Washington, D.C. – The U.S. Department of Commerce’s United States Patent and Trademark Office (“USPTO”) recently announced that the United States has deposited its instrument of ratification to the Geneva Act of the Hague Agreement Concerning the International Registration of Industrial Designs (“Hague Agreement”) with the World Intellectual Property Organization (“WIPO”) in Geneva, Switzerland. This marks the last step in the membership process for the United States to become a Member of the Hague Union. The treaty will go into effect for the United States on May 13, 2015.
Currently, U.S. applicants wishing to pursue protection for industrial designs in multiple jurisdictions must file individual applications in each of the respective jurisdictions where industrial design rights are desired. When the Hague Agreement enters into force for the United States, it will be possible for U.S. applicants to file a single international design application either with WIPO in Geneva, Switzerland, or the USPTO to obtain protection in multiple economies. The Hague system for the protection of industrial designs provides a practical solution for registering up to 100 designs in over 62 territories with the filing of one single international application.
“U.S. accession to the Geneva Act of the Hague Agreement will provide applicants with the opportunity for improved efficiencies and cost savings in protecting their innovative designs in the global economy,” said Deputy Under Secretary for Commerce for Intellectual Property and Deputy Director of the USPTO Michelle K. Lee. “We are extremely excited about joining the Hague Union and contributing to the continued expansion and development of the Hague system which facilitates protection of industrial designs in design registration and examination systems alike.”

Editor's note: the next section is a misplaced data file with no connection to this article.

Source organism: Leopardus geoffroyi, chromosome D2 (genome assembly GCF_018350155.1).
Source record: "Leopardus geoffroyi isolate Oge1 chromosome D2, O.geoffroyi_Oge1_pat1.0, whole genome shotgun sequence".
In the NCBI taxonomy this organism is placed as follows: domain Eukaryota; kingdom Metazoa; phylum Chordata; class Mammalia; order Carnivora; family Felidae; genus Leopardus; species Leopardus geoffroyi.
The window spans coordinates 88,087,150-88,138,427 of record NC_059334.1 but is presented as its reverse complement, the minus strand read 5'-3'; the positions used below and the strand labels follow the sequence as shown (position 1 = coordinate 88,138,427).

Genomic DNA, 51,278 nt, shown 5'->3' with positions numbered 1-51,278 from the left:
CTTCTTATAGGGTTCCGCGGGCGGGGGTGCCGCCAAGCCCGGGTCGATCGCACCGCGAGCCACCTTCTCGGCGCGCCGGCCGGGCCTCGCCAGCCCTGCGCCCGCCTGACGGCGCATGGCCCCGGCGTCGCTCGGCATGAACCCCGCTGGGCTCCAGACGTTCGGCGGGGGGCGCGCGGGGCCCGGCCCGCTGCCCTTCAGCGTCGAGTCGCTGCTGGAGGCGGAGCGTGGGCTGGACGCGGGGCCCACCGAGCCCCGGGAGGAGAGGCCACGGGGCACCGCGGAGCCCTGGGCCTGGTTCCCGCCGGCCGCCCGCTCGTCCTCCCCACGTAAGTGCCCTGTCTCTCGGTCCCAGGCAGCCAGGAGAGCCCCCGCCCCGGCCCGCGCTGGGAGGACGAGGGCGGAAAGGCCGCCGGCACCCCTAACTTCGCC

The Hague system offers applicants increased filing efficiencies and potential cost savings in pursuing protection for their innovative industrial designs. As envisioned under the Geneva Act, the United States will continue to substantively examine design applications and to grant design rights in the form of U.S. design patents, whether the application is filed pursuant to the Hague Agreement or as a United States design patent application.
USPTO will soon publish the Final Rules governing USPTO processing and examination of international design applications filed pursuant to the Hague Agreement in the Federal Register. The Agreement, Title I of the Patent Law Treaties Implement Act of 2012 (the implementing legislation for the Hague Agreement in the United States), and the USPTO’s Final Rules are all expected to go into effect on May 13, 2015. U.S. design patents resulting from applications filed on or after May 13, 2015 will have a 15-year term.
The Hague system is expected to experience significant growth over the next few years with recent and expected additions of several countries to the member list. In addition to United States membership taking effect on May 13, 2015, South Korea became a member effective July 1, 2014, and Japan is expected to become a member in the same time period as the United States. Canada, China, and Russia are also among the countries exploring membership in the near future.